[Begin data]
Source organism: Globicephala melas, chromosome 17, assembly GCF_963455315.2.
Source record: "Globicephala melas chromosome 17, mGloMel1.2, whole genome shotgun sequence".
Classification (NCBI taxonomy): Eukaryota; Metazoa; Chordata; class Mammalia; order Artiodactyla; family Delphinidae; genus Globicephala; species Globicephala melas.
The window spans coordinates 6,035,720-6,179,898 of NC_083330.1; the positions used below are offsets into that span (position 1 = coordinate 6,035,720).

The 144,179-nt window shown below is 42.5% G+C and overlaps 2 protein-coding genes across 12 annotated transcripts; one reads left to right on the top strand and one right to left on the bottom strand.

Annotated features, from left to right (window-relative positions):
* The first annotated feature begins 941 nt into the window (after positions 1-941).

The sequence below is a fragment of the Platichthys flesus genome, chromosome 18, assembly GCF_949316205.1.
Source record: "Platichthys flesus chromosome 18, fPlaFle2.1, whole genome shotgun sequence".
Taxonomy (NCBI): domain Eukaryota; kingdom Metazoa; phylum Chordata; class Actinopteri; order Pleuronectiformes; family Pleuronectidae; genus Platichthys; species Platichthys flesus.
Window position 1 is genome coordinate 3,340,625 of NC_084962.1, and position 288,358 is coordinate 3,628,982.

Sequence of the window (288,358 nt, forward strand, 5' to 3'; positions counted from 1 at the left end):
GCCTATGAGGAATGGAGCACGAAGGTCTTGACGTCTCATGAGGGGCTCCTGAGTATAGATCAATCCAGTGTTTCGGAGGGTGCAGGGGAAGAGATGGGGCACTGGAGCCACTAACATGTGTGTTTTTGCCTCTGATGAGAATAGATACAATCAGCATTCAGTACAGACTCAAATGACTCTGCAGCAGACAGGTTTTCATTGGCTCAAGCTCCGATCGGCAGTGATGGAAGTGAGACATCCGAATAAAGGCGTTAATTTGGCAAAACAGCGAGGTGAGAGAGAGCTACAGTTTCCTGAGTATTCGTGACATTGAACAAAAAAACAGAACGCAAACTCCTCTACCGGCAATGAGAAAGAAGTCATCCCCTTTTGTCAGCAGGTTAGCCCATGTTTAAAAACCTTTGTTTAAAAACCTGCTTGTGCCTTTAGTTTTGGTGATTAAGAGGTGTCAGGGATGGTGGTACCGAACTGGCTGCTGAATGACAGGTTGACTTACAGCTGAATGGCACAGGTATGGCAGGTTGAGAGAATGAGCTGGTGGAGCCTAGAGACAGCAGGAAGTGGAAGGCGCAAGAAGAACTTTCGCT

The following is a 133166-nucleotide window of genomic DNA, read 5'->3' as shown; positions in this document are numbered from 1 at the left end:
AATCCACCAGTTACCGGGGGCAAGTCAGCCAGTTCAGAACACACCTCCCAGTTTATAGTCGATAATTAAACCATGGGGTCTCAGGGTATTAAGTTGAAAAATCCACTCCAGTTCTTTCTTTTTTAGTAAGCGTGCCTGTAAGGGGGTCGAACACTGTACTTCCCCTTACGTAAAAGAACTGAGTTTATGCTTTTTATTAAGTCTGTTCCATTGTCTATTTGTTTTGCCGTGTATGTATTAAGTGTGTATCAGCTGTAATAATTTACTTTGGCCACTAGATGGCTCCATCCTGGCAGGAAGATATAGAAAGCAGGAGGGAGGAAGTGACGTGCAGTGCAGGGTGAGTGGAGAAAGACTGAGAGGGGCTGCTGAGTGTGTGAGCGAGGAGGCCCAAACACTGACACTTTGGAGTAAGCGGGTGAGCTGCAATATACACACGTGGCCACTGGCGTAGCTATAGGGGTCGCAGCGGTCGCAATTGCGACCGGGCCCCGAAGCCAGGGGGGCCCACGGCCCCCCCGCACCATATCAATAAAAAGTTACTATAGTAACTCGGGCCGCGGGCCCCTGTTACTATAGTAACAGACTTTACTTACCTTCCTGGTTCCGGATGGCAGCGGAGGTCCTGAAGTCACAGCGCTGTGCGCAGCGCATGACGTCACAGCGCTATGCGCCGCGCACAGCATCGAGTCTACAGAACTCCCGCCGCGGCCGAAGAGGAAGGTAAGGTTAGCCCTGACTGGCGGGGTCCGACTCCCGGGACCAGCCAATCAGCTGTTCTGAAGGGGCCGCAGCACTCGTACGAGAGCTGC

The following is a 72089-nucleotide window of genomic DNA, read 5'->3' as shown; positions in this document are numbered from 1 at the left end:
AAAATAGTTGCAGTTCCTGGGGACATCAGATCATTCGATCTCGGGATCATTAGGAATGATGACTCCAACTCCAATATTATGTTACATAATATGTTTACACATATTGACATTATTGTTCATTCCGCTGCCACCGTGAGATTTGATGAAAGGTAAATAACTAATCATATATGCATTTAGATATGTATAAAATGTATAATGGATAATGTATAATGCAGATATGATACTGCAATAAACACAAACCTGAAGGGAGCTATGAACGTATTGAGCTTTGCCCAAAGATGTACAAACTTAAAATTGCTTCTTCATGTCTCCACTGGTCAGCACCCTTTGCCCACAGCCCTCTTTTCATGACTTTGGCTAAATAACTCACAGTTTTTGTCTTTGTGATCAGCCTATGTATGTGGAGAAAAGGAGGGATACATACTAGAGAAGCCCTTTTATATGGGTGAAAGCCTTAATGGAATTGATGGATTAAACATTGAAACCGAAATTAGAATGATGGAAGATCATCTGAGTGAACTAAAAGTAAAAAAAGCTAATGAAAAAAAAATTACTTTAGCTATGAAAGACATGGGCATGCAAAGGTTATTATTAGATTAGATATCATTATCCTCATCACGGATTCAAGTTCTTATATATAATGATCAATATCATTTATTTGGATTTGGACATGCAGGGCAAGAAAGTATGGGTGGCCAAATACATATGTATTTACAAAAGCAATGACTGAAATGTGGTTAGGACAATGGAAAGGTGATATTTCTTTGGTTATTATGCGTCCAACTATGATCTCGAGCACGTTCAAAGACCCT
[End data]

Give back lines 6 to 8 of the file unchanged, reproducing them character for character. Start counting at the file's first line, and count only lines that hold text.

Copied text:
Annotated features, from left to right (window-relative positions):
* The first annotated feature begins 941 nt into the window (after positions 1-941).

The sequence below is a fragment of the Platichthys flesus genome, chromosome 18, assembly GCF_949316205.1.